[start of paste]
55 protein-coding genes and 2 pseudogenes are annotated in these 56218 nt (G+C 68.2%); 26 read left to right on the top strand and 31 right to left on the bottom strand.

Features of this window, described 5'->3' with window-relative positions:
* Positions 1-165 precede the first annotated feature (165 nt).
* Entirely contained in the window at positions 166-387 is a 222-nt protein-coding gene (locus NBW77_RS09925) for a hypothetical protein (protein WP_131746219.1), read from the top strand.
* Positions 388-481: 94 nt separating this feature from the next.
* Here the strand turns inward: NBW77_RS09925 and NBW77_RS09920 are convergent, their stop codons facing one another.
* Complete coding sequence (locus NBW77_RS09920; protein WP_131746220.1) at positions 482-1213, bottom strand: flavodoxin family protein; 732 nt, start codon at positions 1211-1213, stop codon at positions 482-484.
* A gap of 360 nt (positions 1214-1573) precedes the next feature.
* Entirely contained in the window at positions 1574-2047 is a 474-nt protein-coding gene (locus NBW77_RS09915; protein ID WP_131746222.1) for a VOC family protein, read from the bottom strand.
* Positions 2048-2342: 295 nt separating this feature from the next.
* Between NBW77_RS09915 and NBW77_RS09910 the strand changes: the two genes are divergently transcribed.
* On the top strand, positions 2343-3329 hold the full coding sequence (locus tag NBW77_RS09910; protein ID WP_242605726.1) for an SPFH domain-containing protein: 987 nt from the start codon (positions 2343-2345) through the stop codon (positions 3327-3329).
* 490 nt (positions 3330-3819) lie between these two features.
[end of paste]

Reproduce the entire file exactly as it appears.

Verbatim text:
55 protein-coding genes and 2 pseudogenes are annotated in these 56218 nt (G+C 68.2%); 26 read left to right on the top strand and 31 right to left on the bottom strand.

Features of this window, described 5'->3' with window-relative positions:
* Positions 1-165 precede the first annotated feature (165 nt).
* Entirely contained in the window at positions 166-387 is a 222-nt protein-coding gene (locus NBW77_RS09925) for a hypothetical protein (protein WP_131746219.1), read from the top strand.
* Positions 388-481: 94 nt separating this feature from the next.
* Here the strand turns inward: NBW77_RS09925 and NBW77_RS09920 are convergent, their stop codons facing one another.
* Complete coding sequence (locus NBW77_RS09920; protein WP_131746220.1) at positions 482-1213, bottom strand: flavodoxin family protein; 732 nt, start codon at positions 1211-1213, stop codon at positions 482-484.
* A gap of 360 nt (positions 1214-1573) precedes the next feature.
* Entirely contained in the window at positions 1574-2047 is a 474-nt protein-coding gene (locus NBW77_RS09915; protein ID WP_131746222.1) for a VOC family protein, read from the bottom strand.
* Positions 2048-2342: 295 nt separating this feature from the next.
* Between NBW77_RS09915 and NBW77_RS09910 the strand changes: the two genes are divergently transcribed.
* On the top strand, positions 2343-3329 hold the full coding sequence (locus tag NBW77_RS09910; protein ID WP_242605726.1) for an SPFH domain-containing protein: 987 nt from the start codon (positions 2343-2345) through the stop codon (positions 3327-3329).
* 490 nt (positions 3330-3819) lie between these two features.